Cartwright and Isaac have helped locate roadside bombs buried near schools, hospitals and routes traveled by U.S. and Afghan troops. Many people are alive because this soldier and his dog are willing to repeatedly risk everything. Yet Cartwright always praises his fellow soldiers without assigning himself credit for his own gallant, unselfish actions.
Standing on top of a makeshift stone platform during his re-enlistment ceremony in Afghanistan, Sgt. Jason Cartwright raised his right hand with two of his best war buddies, Lt. Carroll and Isaac, by his side. Flying proudly from the platform was the University of Alabama Crimson Tide flag that honors his fallen friend.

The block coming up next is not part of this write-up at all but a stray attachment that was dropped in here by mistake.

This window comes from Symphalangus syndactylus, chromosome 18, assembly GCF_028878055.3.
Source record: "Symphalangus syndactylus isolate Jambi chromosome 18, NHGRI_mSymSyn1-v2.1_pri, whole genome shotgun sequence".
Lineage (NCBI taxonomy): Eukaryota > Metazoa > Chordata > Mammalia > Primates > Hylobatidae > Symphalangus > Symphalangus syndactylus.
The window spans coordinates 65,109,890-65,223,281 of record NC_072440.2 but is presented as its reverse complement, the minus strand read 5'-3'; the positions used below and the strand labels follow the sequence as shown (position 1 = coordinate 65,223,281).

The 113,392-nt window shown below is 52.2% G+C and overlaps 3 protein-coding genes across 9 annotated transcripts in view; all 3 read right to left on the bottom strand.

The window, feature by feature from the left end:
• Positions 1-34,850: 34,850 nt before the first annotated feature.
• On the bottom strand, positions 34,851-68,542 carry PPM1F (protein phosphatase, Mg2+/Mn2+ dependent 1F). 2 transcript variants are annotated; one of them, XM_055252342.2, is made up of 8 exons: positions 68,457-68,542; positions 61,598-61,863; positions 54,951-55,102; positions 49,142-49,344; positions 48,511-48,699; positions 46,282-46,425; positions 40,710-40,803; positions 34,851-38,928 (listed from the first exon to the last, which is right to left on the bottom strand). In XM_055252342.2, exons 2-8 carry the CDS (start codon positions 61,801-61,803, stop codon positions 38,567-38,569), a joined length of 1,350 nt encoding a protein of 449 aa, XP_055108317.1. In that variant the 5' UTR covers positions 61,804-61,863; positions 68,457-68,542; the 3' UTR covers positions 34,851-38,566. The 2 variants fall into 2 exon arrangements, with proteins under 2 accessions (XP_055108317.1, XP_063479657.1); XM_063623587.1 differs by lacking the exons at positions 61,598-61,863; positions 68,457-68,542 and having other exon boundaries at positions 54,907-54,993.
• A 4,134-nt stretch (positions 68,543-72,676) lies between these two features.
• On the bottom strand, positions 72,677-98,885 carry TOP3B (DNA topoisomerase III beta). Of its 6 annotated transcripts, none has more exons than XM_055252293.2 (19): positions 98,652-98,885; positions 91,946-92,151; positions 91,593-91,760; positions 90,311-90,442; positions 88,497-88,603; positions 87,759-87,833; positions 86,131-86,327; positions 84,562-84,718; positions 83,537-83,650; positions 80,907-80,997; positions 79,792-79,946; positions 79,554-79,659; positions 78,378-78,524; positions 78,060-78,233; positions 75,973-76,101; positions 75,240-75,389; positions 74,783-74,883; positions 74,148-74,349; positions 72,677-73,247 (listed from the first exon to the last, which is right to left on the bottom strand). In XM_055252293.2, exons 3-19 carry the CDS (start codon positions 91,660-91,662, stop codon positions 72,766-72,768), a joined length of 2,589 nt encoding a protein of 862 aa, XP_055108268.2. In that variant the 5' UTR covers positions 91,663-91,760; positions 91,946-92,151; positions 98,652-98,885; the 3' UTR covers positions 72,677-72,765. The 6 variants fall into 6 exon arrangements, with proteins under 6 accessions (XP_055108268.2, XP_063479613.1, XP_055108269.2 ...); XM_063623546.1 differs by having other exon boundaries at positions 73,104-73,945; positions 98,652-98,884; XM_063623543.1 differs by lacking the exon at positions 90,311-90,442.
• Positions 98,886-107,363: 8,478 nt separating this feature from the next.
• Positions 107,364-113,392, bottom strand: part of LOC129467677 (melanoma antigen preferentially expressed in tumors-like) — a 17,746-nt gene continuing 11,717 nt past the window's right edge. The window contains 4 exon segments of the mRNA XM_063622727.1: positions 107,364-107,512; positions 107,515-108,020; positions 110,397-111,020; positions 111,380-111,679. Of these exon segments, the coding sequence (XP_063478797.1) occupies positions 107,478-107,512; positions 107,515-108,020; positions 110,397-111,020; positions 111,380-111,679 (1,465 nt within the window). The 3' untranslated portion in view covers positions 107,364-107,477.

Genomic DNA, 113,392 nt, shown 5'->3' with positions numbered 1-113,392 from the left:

"Thanks for serving, Dusty 'Doc' Parrish," the brave soldier wrote.
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Friday, March 8, 2013
I was filled with pride during my entire phone conversation with Cpl. Kyle Carpenter. As an American citizen, it makes me enormously thankful that this 23-year-old Marine, who is being considered for the Medal of Honor, is willing to sacrifice so much for others.
Few have the courage to do what fellow Marines said Cpl. Carpenter did on Nov. 21, 2010, in Marjah, Afghanistan. When a grenade landed on the roof of a compound he was helping fortify, squad members said he dove on top of the explosive device to shield a fellow Marine.
"The grenade went off, and I woke up a month later," Carpenter told The Unknown Soldiers. "The next thing I really remember is seeing Christmas stockings on the wall."